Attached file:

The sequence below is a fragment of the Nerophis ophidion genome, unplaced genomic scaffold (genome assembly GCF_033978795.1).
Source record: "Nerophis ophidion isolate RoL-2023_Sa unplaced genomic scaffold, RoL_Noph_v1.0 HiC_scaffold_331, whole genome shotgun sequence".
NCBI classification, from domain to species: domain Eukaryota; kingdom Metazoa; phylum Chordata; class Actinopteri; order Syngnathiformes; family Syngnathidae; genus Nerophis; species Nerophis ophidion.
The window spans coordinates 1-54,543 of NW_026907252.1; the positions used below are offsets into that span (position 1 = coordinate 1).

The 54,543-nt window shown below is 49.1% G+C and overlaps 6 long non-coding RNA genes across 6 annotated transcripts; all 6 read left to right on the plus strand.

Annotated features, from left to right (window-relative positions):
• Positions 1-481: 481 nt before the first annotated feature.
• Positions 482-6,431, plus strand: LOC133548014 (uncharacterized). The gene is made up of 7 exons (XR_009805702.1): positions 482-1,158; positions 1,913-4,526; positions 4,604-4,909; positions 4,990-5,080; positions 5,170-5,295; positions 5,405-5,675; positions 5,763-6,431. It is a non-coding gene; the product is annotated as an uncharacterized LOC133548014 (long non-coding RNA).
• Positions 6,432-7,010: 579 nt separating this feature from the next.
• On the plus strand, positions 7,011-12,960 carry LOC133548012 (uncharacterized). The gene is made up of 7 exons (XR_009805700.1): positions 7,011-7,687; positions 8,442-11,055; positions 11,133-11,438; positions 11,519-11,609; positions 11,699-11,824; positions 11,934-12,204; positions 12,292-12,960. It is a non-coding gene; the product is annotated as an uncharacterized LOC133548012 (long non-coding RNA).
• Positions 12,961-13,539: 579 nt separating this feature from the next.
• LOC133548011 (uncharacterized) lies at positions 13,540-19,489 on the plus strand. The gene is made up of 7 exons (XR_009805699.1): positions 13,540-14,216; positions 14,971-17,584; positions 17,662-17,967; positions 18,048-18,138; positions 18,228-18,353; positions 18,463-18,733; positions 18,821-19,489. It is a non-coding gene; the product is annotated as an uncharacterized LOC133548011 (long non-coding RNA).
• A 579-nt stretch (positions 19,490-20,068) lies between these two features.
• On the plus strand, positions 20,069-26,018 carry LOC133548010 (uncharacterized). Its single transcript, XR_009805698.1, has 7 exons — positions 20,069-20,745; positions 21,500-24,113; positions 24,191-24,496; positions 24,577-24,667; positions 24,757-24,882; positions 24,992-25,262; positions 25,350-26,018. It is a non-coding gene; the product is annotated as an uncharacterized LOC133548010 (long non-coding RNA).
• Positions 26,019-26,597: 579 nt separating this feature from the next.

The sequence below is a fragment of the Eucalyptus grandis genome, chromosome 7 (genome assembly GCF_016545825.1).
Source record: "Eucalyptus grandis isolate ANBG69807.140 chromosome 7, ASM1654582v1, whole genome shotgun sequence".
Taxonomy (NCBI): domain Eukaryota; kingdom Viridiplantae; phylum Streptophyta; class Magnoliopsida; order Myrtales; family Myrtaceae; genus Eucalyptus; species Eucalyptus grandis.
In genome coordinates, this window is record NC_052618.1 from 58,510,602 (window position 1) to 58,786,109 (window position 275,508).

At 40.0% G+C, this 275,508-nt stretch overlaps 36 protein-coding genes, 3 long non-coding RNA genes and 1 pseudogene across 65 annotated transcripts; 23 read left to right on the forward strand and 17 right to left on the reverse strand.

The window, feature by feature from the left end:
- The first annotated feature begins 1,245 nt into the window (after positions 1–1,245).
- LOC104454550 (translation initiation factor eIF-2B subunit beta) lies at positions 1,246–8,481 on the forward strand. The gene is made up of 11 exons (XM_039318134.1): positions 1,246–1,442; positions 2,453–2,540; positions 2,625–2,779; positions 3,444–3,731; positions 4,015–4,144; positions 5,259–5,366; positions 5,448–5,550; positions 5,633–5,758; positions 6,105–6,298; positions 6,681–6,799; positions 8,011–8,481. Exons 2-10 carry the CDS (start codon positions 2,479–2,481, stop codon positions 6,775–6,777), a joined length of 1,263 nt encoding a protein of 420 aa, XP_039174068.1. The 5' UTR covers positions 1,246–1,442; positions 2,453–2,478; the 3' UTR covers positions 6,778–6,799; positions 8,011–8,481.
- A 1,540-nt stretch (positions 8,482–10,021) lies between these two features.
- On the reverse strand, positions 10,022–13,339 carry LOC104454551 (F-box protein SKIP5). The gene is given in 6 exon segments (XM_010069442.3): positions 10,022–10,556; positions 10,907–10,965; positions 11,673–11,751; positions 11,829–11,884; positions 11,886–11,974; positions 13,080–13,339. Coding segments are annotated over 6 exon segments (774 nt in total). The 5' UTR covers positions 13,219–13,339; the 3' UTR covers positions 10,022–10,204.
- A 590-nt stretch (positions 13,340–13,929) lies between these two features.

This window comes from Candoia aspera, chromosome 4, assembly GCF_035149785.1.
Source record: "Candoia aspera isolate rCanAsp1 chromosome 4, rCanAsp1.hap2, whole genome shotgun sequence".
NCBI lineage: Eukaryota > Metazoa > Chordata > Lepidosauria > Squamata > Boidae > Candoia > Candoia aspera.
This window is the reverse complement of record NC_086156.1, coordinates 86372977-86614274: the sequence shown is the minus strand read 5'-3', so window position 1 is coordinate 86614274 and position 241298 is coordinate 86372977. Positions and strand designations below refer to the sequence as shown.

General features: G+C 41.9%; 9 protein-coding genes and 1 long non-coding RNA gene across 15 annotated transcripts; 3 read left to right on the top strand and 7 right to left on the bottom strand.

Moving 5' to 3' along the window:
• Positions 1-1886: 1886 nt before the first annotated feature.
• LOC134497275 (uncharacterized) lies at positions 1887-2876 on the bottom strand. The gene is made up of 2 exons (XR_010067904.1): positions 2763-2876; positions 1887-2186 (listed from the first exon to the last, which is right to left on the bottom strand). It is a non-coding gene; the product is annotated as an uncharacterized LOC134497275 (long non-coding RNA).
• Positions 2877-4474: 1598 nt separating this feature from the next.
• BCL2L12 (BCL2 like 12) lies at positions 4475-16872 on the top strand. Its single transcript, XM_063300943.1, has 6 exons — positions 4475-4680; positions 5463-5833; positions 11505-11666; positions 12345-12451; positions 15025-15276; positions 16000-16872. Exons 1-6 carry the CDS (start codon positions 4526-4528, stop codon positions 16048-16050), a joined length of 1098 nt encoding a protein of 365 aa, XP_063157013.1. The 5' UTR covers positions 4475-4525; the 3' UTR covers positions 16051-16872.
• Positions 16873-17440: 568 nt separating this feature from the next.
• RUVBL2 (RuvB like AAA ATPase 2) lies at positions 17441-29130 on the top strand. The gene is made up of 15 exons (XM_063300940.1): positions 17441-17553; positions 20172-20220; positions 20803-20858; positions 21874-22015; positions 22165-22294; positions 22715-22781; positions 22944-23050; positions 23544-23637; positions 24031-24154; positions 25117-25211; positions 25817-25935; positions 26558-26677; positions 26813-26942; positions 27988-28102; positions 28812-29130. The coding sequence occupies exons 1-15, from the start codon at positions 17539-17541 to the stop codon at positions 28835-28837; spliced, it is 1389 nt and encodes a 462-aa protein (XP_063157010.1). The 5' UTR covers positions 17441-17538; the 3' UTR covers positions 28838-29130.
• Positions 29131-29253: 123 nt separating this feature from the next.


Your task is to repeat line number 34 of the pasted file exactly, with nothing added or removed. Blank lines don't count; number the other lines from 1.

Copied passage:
• LOC134497275 (uncharacterized) lies at positions 1887-2876 on the bottom strand. The gene is made up of 2 exons (XR_010067904.1): positions 2763-2876; positions 1887-2186 (listed from the first exon to the last, which is right to left on the bottom strand). It is a non-coding gene; the product is annotated as an uncharacterized LOC134497275 (long non-coding RNA).